If you are pregnant and want to give your newborn the best start by breastfeeding, I encourage you to educate yourself and to find support. Attend a La Leche League meeting (find groups in your area here), talk to a Lactation Consultant (most hospitals have certified LC’s), find a local attachment parenting group (try the Support Groups offered through Attachment Parenting International or the “Finding Your Tribe” forum at Mothering). All of these resources were invaluable to me and other breastfeeding mothers. And you are always welcome to email me – I will try to give you resources and support or point you in the direction of someone who can.


*The information and research available online about the components of breastmilk is overwhelming. In this post, I attempted to give you a synopsis of what I found most interesting, you can read through the cited material that follows to learn more.
1) Committee on Nutritional Status During Pregnancy and Lactation, Institute of Medicine, “Nutrition During Lactation” at 113, (citation omitted); Hamosh, Margit, PhD, “Breastfeeding: Unraveling the Mysteries of Mother’s Milk,”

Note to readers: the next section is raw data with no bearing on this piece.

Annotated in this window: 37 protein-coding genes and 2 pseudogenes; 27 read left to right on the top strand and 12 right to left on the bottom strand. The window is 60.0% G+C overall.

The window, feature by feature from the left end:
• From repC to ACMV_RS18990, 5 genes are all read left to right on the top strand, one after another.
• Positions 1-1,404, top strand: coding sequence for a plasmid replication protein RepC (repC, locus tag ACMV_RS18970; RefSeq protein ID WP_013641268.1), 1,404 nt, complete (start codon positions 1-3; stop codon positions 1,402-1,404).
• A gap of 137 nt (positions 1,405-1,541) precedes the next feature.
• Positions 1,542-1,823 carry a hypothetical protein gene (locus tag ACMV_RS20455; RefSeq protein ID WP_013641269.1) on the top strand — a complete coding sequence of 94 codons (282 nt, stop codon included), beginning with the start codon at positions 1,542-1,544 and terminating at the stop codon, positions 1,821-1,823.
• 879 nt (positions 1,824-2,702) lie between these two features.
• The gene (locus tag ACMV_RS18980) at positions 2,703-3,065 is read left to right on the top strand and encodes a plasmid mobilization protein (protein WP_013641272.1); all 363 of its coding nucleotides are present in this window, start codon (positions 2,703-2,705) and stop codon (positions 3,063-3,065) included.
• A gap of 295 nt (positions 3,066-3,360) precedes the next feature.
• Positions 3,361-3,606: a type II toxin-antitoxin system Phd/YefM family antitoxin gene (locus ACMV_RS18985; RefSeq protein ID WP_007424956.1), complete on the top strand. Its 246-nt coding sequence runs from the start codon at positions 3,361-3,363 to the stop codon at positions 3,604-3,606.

2) Nutrition During Lactation at 114 (citations omitted)
3) Prentice, Ann, “Constituents of Human Milk,” (citation omitted); see also
“Foremilk and Hindmilk,”
(4) Breastfeeding: Unraveling the Mysteries of Mother’s Milk
(5) Foremilk and Hindmilk; Breastfeeding: Unraveling the Mysteries of Mother’s Milk
(6) “The Essential Components of Breastmilk,”
(7) Breastfeeding: Unraveling the Mysteries of Mother’s Milk; Wagner, Carol, MD, “Human Milk and Lactation,”
(8) “Nature’s Vaccine,”
(9) “101 Reasons to Breastfeed Your Child,” (citations omitted)
(10) Breastfeeding: Unraveling the Mysteries of Mother’s Milk
(11) Foremilk and Hindmilk
(12) Breastfeeding: Unraveling the Mysteries of Mother’s Milk; “Vitamins and Other Supplements for Breastfeeding Mothers,”
(13) “101 Reasons to Breastfeed Your Child,” (citation omitted); Newman, Jack, MD, “How Breast Milk Protects Newborns,”
(14) Palmer, Linda Folden, D.C., “Nursing: It’s More than Breastfeeding,”; 101 Reasons to Breastfeed Your Child (citations omitted); “Concentrations and Origin of Oxytocin in Breast Milk,”
(15) 101 Reasons to Breastfeed Your Child
(16) Breastfeeding: Unraveling the Mysteries of Mother’s Milk
(17) Langley-Evans, Simon, Nutrition: A Lifespan Approach at 105,
(18) Nutrition: A Lifespan Approach at 105
(19) Prentice, Ann, “Constituents of Human Milk,”
(20) Extended Breastfeeding Fact Sheet (citations omitted),
(21) Nutrition: A Lifespan Approach at 105

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Dionna (20 Posts)

Dionna writes at Code Name: Mama, where she shares information, resources, and her thoughts on natural parenting and life with a toddler/preschooler.